Development of a Volatile Antibiotic Producing Fungus for Control of Soil-borne and Postharvest Diseases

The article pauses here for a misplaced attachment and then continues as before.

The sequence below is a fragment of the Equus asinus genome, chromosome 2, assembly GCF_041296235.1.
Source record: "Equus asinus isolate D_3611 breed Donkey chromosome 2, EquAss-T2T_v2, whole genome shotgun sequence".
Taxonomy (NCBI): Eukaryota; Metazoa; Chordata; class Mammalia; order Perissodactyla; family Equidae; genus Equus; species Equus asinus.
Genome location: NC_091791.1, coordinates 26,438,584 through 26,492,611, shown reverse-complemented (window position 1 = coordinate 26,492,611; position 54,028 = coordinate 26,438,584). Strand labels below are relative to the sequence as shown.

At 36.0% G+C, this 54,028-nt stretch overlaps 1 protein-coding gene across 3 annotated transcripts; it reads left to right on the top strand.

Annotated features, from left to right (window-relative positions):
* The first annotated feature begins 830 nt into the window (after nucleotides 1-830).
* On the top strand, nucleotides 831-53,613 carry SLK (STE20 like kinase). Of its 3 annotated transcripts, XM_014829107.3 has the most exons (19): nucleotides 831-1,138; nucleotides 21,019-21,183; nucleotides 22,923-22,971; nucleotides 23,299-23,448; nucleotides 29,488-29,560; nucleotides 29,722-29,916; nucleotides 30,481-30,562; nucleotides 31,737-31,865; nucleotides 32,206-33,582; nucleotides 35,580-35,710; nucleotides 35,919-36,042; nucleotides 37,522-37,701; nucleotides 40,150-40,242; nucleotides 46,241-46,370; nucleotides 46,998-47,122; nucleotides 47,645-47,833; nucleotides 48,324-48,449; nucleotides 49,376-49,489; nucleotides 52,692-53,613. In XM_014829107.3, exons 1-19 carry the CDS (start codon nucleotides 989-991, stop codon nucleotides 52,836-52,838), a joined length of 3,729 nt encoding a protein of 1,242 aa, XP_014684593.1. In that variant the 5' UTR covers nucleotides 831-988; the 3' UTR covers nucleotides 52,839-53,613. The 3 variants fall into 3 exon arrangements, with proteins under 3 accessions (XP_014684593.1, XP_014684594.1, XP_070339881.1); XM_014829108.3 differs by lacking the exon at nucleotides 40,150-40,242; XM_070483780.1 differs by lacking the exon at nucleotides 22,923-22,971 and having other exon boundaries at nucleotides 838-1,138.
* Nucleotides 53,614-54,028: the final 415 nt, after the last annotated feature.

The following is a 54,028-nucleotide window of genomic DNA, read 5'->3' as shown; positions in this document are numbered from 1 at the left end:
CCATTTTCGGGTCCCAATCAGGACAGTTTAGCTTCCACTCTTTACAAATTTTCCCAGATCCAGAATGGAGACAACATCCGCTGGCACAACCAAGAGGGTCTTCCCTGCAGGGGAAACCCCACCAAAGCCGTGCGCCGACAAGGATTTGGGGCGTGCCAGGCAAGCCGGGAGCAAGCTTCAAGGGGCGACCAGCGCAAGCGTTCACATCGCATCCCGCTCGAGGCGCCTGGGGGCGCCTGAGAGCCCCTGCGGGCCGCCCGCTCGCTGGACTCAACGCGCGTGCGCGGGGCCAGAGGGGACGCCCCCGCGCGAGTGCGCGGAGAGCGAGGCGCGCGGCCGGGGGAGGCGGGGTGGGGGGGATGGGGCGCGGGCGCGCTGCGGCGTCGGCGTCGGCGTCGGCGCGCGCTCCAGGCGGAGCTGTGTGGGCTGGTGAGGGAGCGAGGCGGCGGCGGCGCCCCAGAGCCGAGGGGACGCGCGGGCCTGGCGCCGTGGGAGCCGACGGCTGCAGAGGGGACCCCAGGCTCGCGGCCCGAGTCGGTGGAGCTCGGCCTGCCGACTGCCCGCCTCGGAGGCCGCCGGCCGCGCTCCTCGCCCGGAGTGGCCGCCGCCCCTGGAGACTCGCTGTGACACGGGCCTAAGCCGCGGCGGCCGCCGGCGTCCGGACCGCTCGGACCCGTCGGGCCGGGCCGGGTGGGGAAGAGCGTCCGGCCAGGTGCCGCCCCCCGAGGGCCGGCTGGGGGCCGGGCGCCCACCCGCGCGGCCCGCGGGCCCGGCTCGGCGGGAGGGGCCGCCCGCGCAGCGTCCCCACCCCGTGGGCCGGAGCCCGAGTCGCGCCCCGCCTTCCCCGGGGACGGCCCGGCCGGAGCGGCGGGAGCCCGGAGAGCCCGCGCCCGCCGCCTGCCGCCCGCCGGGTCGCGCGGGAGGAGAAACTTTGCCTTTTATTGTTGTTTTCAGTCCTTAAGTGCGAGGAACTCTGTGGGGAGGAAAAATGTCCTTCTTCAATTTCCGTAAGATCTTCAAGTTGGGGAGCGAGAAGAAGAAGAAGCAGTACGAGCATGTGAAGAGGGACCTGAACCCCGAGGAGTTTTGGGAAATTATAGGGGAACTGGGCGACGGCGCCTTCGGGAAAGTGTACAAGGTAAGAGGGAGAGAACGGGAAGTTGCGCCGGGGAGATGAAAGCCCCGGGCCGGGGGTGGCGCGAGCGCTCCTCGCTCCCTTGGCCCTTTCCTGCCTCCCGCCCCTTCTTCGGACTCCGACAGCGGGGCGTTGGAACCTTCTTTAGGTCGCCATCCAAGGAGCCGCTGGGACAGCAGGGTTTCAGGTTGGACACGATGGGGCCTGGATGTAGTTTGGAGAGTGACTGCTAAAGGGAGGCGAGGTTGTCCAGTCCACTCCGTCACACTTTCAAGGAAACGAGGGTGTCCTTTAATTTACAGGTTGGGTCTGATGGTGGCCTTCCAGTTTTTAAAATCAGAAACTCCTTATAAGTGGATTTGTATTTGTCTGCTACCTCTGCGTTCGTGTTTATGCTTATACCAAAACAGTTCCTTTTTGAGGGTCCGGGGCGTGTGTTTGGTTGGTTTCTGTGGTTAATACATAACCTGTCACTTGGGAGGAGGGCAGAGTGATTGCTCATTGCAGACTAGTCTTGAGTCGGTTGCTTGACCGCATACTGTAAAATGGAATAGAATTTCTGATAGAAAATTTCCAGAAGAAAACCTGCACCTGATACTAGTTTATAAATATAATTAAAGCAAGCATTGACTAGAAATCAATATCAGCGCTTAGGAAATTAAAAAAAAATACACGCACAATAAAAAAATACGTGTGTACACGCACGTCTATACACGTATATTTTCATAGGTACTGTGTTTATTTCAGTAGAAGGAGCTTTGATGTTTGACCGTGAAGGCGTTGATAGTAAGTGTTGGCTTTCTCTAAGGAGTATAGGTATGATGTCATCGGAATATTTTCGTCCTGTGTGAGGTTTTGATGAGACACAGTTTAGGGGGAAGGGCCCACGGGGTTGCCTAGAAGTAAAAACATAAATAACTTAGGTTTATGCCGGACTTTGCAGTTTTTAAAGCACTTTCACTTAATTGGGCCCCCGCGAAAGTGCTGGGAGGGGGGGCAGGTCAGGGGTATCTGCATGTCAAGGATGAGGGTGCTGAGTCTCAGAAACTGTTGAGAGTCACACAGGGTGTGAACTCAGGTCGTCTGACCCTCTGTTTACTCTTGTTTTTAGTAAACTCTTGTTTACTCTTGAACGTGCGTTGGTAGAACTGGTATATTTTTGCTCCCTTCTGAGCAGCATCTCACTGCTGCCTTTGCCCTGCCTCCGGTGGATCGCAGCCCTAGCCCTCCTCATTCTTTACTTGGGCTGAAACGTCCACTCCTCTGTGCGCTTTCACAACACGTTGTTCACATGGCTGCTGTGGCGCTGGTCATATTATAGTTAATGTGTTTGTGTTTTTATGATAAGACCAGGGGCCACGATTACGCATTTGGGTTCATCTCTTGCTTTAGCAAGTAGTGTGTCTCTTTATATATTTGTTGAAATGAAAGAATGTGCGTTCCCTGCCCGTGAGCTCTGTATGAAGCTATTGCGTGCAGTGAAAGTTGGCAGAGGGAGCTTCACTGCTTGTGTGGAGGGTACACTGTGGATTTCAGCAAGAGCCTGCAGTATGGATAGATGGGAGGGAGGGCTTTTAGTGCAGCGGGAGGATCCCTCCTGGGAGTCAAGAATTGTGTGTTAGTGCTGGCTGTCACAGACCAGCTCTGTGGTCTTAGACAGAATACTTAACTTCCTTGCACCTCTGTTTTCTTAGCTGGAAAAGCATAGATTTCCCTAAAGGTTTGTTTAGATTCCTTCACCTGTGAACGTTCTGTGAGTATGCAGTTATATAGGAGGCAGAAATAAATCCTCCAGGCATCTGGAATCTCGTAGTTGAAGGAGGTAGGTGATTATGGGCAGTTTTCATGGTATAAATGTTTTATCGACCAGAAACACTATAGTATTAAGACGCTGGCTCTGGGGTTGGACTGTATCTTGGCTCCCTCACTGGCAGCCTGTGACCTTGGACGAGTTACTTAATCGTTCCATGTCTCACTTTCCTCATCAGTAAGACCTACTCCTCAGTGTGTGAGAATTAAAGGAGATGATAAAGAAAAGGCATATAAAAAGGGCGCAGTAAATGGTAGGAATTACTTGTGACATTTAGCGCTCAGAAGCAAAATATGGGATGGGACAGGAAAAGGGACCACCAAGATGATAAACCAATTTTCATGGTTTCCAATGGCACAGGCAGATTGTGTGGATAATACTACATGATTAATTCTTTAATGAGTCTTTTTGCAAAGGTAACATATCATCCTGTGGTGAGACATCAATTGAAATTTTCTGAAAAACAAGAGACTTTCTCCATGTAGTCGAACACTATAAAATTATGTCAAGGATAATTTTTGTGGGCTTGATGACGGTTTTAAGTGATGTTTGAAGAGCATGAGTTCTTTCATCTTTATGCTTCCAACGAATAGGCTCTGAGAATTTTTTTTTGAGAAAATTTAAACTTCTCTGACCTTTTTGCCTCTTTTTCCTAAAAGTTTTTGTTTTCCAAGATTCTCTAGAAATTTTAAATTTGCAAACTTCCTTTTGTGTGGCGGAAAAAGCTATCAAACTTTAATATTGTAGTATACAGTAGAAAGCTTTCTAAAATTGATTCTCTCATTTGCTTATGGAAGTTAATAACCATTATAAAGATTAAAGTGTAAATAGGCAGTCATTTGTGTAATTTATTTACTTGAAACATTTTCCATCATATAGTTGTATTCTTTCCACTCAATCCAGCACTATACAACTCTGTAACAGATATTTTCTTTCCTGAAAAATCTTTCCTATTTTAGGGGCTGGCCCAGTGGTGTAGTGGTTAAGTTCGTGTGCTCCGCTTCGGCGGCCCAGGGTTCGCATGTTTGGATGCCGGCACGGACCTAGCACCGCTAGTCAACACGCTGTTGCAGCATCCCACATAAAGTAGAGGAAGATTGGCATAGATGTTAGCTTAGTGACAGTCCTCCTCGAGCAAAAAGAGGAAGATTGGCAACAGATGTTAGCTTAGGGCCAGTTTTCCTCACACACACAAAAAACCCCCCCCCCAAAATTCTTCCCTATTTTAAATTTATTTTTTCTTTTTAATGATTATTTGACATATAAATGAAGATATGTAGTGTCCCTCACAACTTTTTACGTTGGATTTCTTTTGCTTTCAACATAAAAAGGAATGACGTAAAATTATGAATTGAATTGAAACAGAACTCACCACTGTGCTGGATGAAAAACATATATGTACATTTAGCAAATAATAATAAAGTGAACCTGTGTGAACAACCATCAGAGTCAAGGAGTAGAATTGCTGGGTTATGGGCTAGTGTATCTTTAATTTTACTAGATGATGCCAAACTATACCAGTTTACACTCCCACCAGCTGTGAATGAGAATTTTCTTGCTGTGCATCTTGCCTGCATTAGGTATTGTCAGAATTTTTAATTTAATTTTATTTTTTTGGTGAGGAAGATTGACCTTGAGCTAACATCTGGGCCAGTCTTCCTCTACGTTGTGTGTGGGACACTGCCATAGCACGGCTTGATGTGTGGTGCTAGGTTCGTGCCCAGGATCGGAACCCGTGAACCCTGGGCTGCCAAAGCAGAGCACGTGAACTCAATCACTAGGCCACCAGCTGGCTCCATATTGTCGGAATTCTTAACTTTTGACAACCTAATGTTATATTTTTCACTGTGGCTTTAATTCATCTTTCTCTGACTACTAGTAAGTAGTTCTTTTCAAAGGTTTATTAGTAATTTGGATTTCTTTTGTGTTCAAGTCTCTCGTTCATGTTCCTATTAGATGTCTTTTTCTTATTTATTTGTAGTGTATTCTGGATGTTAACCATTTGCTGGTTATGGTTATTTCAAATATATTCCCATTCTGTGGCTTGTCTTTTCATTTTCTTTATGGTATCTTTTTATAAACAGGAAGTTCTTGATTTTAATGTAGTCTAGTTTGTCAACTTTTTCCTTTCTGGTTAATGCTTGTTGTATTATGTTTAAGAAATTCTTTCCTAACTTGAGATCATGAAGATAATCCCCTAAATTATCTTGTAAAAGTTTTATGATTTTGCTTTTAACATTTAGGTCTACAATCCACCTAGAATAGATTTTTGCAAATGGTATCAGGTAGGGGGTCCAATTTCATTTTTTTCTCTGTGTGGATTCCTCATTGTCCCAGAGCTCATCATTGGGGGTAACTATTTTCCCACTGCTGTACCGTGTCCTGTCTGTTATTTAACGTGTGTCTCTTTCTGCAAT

Agriculture is in need of safer products to replace methyl bromide and other synthetic pesticides. Soil-borne diseases caused by Pythium, Rhizoctonia, Verticillium and Phytophthora are a major problem in horticulture, field crop production and greenhouses causing root rots, wilts and loss of vigor and yield. Methyl bromide, a potent ozone-depleting agent being phased out by 2005, is frequently used as a soil fumigant before planting strawberries, tomatoes, peppers and other crops to control soil-borne diseases and pests. Harvested fresh fruit commodities are highly susceptible to fungal decay and often require pre- or postharvest fungicide treatment to reduce losses. Many fungicides for postharvest use are being phased out due to toxicological concerns, and fungicide resistance has become widespread. The purpose of this project is to develop a naturally occurring fungus into a non-toxic, effective alternative to synthetic pesticides for outdoor soil, greenhouse soil and postharvest treatments. The fungus Muscodor albus produces a mixture of low molecular weight volatile compounds that are specifically toxic to other microorganisms. This research will demonstrate the commercial potential of the biofumigant in greenhouse soil, pre-plant soil applications and postharvest disease control in citrus, pome fruit, berries and grapes. Commercial development of this biofumigant will provide an effective new tool compatible with sustainable integrated pest management and organic food production.
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